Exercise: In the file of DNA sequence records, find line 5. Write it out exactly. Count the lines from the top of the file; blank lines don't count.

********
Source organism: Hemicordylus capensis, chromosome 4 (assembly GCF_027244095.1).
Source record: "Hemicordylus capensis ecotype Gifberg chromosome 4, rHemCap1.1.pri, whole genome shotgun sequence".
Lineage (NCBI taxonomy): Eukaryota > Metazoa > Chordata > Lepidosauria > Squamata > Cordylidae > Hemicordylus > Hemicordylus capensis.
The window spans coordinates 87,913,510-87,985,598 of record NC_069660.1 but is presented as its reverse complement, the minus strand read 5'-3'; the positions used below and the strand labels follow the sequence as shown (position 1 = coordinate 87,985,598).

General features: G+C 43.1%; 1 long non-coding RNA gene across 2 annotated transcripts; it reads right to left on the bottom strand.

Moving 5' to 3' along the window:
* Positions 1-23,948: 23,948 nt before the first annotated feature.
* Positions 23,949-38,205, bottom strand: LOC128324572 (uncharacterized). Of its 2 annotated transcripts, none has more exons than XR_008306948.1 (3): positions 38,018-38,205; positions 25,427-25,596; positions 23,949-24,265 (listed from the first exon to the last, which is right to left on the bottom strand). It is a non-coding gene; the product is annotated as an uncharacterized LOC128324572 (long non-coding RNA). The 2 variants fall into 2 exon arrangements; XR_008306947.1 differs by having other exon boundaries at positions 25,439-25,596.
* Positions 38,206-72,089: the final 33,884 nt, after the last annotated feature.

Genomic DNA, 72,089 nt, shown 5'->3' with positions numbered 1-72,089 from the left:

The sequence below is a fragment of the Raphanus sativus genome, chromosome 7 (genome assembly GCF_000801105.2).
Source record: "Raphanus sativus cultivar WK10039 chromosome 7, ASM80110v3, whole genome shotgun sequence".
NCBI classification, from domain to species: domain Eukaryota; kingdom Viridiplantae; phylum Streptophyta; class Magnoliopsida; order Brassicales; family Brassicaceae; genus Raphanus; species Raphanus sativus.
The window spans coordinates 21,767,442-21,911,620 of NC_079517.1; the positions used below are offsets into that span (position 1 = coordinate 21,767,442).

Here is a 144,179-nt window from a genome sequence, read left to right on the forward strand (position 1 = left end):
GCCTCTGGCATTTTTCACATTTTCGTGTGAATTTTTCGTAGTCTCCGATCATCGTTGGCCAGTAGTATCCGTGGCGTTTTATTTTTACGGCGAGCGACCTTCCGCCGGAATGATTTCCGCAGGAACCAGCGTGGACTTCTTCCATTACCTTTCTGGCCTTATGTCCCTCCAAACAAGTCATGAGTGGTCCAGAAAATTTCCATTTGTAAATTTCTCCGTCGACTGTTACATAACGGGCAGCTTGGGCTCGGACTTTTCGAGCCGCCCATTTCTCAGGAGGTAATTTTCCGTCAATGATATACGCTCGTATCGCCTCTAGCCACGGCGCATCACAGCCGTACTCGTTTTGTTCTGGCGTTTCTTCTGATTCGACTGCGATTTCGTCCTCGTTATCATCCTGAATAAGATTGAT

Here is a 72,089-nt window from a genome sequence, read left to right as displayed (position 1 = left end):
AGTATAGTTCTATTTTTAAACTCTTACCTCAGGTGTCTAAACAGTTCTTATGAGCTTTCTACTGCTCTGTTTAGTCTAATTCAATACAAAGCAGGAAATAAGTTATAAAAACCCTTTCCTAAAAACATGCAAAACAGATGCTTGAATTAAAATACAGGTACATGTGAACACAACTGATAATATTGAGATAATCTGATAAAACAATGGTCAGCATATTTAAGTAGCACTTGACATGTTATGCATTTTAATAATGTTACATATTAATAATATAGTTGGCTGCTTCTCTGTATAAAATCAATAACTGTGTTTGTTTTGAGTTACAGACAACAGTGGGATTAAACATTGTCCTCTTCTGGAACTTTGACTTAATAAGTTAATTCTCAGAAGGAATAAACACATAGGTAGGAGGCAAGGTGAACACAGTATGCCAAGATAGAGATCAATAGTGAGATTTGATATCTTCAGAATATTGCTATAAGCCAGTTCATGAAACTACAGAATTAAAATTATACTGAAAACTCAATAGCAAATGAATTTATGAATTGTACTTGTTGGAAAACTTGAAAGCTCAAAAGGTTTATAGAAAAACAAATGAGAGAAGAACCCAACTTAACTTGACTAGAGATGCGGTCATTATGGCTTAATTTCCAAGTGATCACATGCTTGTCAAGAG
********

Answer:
General features: G+C 43.1%; 1 long non-coding RNA gene across 2 annotated transcripts; it reads right to left on the bottom strand.